Hi! We’re Jessica Syed and Nina Dillon Britton, two of your Sexual Harassment Officers for 2017! We’ll be working to hold the University to account in supporting survivors of sexual harassment and assault on campus, as well as ensuring they take all possible steps to stop these instances.
So, the wins so far this year:

The USyd Survivor’s Network launched in O-Week, providing for the first time an on campus support network for survivors of sexual assault. The organisation is led by survivors and aims to provide support, resources and a platform to advocate for change and eliminate stigma.
The University has unexpectedly announced they will be reviewing their stance on mandatory consent modules. A module is currently being trialled. If any such trial does fail for whatever reason, we are committed to pushing management to find and implement something that works.
We have put together information pamphlets in both English and Mandarin distributed tat O-Week. We want to make sure we are aiding those who face barriers in accessing support following instances of sexual violence. We would like to thank Xia Bonan for kindly translating the pamphlet.

There’s still a long way to go. Though the university has launched its reporting system, a hotline called 1800SYDHELP, it has done so with minimal student consultation. Both we and this year’s Wom*ns officer’s are yet to be convinced that the service does not inadvertently traumatise survivors. In light of this opacity – strengthened by the university’s lack of advertising for their own initiative – we are still reluctant to refer survivors to 1800SYDHELP.

Our main priority for 2017 is ensuring that a sexual assault specific lawyer is made available within the SRC. It was more than a year ago that SRC lawyers first expressed that this is a vital necessity within the SRC for students, and we cannot agree more. We will continue to support the Wom*n’s Officers in striving to gain funding for this goal and hope to see it realised by the end of our term.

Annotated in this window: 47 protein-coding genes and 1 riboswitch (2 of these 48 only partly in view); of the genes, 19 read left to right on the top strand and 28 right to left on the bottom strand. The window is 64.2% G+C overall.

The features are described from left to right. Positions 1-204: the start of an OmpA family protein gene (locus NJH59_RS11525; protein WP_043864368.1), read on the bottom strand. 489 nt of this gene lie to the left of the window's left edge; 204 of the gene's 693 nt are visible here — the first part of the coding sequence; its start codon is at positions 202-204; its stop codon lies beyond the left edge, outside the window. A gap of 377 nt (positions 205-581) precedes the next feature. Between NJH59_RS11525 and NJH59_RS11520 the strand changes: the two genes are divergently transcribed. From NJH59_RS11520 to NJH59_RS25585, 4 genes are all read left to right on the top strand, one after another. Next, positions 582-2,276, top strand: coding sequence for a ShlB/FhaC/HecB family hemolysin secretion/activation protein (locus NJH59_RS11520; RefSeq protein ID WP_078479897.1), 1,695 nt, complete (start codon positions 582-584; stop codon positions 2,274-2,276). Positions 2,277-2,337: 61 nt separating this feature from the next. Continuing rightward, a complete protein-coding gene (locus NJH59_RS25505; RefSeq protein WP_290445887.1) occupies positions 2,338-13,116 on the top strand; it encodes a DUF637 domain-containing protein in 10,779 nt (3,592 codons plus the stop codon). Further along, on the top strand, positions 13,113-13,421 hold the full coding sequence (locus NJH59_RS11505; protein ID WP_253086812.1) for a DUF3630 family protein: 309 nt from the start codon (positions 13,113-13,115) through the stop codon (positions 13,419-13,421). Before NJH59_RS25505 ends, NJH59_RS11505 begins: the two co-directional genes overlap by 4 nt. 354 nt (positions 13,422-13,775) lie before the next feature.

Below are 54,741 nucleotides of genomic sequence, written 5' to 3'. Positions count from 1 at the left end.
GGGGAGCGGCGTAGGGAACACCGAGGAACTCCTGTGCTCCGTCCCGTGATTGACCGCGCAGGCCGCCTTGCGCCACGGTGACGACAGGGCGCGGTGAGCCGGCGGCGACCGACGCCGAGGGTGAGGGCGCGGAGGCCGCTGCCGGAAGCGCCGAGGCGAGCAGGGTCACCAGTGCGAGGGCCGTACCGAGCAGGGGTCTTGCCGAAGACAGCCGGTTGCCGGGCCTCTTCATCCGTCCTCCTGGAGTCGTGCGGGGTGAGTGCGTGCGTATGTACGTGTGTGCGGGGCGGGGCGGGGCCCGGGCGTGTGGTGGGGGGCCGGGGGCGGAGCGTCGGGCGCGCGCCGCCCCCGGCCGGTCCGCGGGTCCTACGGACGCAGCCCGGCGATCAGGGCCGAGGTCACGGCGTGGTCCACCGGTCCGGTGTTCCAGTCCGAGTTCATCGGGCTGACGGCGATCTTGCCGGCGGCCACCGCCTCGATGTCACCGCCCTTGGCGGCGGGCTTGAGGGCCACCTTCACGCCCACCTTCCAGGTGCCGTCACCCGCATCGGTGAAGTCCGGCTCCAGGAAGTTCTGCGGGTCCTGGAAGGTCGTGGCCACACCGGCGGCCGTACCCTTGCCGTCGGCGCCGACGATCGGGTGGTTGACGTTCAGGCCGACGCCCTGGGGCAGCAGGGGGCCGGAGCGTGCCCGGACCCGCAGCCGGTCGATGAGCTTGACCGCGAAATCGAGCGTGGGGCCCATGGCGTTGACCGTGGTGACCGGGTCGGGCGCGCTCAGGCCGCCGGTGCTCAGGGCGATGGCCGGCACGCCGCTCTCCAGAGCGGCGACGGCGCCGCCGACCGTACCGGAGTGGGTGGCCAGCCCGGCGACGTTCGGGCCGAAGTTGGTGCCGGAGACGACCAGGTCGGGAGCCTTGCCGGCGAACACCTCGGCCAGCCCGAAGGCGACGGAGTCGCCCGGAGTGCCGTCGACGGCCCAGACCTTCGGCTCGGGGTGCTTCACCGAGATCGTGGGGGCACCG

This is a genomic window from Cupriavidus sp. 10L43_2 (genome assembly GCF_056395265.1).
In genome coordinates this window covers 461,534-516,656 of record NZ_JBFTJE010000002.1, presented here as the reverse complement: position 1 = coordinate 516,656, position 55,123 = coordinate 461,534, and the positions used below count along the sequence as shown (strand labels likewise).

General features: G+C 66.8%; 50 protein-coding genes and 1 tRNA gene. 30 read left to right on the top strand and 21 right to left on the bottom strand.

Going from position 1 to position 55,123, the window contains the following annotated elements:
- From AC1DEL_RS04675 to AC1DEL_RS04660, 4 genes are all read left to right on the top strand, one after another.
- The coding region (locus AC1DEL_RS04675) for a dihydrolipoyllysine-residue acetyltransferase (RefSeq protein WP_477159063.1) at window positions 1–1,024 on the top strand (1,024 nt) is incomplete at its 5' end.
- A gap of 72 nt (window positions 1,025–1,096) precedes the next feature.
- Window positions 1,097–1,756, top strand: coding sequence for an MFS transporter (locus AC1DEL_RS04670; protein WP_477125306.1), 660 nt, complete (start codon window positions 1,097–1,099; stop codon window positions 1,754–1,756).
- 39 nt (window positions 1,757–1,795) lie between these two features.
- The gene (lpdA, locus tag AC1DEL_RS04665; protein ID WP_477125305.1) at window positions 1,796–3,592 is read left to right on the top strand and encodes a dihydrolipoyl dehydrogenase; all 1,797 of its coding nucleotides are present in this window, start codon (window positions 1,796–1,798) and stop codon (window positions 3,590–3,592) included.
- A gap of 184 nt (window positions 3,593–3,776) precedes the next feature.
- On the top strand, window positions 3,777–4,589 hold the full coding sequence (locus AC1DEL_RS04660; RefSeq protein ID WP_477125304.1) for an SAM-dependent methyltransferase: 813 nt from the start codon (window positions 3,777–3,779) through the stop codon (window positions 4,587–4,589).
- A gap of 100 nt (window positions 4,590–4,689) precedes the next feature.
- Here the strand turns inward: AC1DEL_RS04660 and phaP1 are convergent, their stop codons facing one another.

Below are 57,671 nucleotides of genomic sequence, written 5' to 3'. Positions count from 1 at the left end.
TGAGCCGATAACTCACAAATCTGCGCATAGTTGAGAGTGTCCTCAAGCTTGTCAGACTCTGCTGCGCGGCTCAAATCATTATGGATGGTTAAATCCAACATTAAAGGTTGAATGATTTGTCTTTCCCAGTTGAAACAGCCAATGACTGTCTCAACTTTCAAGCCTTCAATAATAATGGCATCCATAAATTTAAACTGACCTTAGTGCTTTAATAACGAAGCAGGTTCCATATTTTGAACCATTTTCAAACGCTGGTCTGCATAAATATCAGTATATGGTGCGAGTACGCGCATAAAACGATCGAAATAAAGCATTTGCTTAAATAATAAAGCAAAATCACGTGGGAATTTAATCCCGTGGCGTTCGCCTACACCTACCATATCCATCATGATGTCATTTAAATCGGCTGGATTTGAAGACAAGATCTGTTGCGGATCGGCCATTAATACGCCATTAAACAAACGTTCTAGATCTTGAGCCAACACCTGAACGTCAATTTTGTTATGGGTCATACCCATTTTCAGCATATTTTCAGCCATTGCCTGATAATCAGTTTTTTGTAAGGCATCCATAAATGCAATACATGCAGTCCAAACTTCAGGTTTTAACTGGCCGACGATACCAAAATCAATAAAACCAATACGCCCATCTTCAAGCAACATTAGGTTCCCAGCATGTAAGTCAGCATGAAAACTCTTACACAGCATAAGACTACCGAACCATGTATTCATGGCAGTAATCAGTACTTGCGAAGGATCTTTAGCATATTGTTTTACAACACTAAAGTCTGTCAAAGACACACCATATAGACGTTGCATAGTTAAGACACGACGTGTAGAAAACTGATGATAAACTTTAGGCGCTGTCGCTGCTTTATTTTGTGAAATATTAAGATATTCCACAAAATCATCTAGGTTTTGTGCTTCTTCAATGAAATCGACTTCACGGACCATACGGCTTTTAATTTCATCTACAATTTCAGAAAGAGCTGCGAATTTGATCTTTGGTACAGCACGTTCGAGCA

If you or someone you know has been impacted by sexual assault, please do not hesitate to email us at harassment.officers@src.usyd.edu.au and we will direct you to professional resources that you can access. Feel free also to attend an information session about such resources on Wednesday 5th April in Carslaw lecture Room 452 – there will be free pizza.

International Students’ Officers’ Report – Week 5, Sem 1, 2017

International Students’ Officers’ Report
Helena Ng Wai Ting, Yifan Kong, Wenxin Fang and Zhixian Wang

2017 has seen a busy start for the International Students’ Collective. The collective was established roughly one year ago and one of the major focuses for 2017 International Students’ Officers is the growth and development of the collective to better engage international students on campus.

The preparation for Oweek kicked start early in January. The collective painted a banner featuring greeting words written in several languages as we wish to embrace foreign friends. During Oweek, more than 300 people signed up to join the collective. One thing I would like to highlight here is the booklet produced by four International Students. The booklet not only explained in details the vision, structure, operation, and the plans of the collective, but also briefly illustrated the organizing structures and essential functions of student organizations and media platforms on campus, including the USU, SRC, and Honi Soit. We hope that by distributing booklets, we could inform international students of student organizations and guide them to integrate into campus life. Lastly, we would say thank you to everyone involved in the process.